On September 20, 2012, Brandie and Dustin Stoddard welcomed their second baby girl into the world. Haevyn Delanie weighed-in at a healthy seven pounds, two ounces, was 18 inches long, and went home right on schedule.
Just four months later, though, her family was back in the hospital. This time, they were in Kansas City, waiting for a team of medical professionals to transport their critically ill baby to St. Louis Children’s Hospital.
“In her four months, she had never had a fever, never even had a runny nose,” Brandie remembers.
But on January 17, when Brandie picked Haevyn up at daycare, she knew something was terribly wrong. Her baby girl was lethargic, her breathing labored, and, “She was the palest shade of white.”
Rather than wait even a few hours for an appointment, the pediatrician suggested they take Haevyn straight to the emergency room.
“In the chest x-ray, it looked like her heart was taking up half of her chest.”
Haevyn’s condition rapidly deteriorated, until her doctors decided Extracorporeal Membrane Oxygenation (ECMO)would be the baby girl’s best option.
ECMO is an advanced treatment that uses a pump and oxygenator to deliver oxygen to vital organs – doing the work in place of failing heart and lungs.
After a few days, though, they didn’t see enough of an improvement.
“Since her heart was so sick, they recommended we get to St. Louis because they could offer support that wasn’t available in Kansas City.”
Transporting a child on ECMO, however, is a very delicate task, and offered by only a handful of pediatric hospitals. St. Louis Children’s had only launched the service in late 2012. Haevyn would be the team’s second ECMO transport.
Each specialized trip requires the expertise of an attending physician, two nurses and a perfusionist. While the physicians and nurses balance the patient’s condition and medication needs, the perfusionist operates the heart-lung machine. On this trip, Mark Shepard was responsible for transferring Haevyn from one ECMO circuit to another.
“We received the call about Haevyn on a Monday,” Shepard recalls. “So our team got together and made a plan to get to Kansas City the next morning. We were wheels up in St. Louis at 8:15 a.m.”
They arrived in Kansas City within two hours.
“When we walked into the room, I saw Haevyn’s mom sitting in the corner, worried to death. I went over and talked over everything as we went through it, reassured her that we knew the routine. We’d been in this ICU. Everyone knew their roles.”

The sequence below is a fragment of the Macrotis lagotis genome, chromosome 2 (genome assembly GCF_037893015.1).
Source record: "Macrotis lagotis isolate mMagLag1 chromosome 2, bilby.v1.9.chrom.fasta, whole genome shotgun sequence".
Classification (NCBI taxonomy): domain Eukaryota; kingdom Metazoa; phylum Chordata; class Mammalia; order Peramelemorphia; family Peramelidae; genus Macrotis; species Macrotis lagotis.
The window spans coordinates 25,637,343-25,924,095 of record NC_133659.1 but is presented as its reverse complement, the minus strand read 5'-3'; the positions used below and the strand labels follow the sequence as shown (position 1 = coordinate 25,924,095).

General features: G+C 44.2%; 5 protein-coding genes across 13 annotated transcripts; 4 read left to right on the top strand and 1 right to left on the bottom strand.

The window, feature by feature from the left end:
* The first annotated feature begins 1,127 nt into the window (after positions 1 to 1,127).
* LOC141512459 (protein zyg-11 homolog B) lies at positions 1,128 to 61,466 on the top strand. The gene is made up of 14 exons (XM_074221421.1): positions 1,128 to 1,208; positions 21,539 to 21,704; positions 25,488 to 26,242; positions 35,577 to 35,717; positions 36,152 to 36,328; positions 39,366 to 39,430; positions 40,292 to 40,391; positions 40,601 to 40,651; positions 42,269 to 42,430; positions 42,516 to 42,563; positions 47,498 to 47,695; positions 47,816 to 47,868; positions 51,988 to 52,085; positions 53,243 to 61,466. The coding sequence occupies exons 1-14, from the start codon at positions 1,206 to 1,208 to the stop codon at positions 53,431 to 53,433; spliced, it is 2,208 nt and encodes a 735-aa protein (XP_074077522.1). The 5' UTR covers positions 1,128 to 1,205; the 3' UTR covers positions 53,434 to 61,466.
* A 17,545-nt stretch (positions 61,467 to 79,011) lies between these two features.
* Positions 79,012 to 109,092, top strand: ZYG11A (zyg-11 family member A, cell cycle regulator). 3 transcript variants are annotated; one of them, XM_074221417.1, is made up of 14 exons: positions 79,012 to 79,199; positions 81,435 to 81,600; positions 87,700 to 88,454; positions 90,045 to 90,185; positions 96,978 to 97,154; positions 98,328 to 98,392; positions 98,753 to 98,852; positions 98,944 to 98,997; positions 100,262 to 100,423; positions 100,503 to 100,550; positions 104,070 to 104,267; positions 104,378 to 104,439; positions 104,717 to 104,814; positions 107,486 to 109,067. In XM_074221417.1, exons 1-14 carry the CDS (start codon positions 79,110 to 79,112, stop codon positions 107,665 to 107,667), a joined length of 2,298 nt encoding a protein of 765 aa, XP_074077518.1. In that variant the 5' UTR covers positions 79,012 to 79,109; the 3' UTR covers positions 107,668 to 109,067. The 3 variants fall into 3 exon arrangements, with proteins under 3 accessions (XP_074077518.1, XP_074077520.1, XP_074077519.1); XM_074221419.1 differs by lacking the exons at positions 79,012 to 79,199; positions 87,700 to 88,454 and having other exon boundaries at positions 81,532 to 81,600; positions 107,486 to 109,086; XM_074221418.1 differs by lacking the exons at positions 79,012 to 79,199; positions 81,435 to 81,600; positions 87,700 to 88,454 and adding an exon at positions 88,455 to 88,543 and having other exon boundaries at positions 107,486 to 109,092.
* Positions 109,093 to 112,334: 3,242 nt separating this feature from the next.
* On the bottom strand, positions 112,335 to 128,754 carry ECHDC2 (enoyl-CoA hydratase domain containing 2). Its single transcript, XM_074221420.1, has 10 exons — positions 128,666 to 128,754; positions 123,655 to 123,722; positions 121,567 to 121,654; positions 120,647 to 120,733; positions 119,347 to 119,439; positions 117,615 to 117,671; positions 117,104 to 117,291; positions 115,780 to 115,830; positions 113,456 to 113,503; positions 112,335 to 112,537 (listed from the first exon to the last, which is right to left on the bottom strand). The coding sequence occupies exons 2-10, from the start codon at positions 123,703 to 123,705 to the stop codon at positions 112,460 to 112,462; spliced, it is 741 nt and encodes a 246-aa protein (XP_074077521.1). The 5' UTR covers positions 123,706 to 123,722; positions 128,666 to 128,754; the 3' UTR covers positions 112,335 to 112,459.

Their process worked. Hours after they arrived, Haevyn was on KidsFlight 3, St. Louis Children’s Hospital’s fixed-wing aircraft. Her parents began the drive from Kansas City before the plane carrying their daughter was off the ground.
“I was so sick the entire ride,” Brandie remembers. “I knew she was being sustained by a machine. I knew she was in good hands. But I also knew I couldn’t hold her, and that was hard.”
They were half way to St. Louis when a Cardiac Intensive Care Unit (CICU) nurse called to say Haevyn had done well with the flight, and was getting settled in the unit. That was 16 hours after the transport team first left St. Louis.
“It’s a long day for everybody,” Shepard says. “But it’s so rewarding when you see a patient transferred as successfully as Haevyn was.”
Haevyn arrived in St. Louis on Tuesday, January 22. Doctors told the family that the longer she was on ECMO, the more likely Haevyn would develop complications. They listed her for heart transplant the following Friday. And after a series of ups and downs, her team determined it was time for a solution that could provide more long-term support while she waited for a new heart. On February 14, Haevyn received the ultimate Valentine. That was the day she received her Berlin Heart, a Ventricular Assist Device (VAD) that would function in place of her heart for longer than ECMO.
Exactly four weeks later, Haevyn was offered a new heart. Shepard saw the family that morning.
The surgery went beautifully. The Stoddards were able to leave the hospital ten days later. “Mom was terrified the day she arrived at the hospital. But the day of the transplant, she was so happy.”
Monitoring her from transport to transplant, Shepard became a barometer for Haevyn’s progress.
“The child we had to take out of Kansas City on a stretcher left here in a stroller with her parents.”
Two months later, Haevyn is back home in Kansas.
According to her mom, “She’s the same happy baby now that she was before she got sick. She’s catching up on her developmental milestones, and everything looks good!”
“That’s what the program was designed to do,” Shepard says. “That makes you feel like the entire program works. Success like this is what makes us want to get up and get to work.”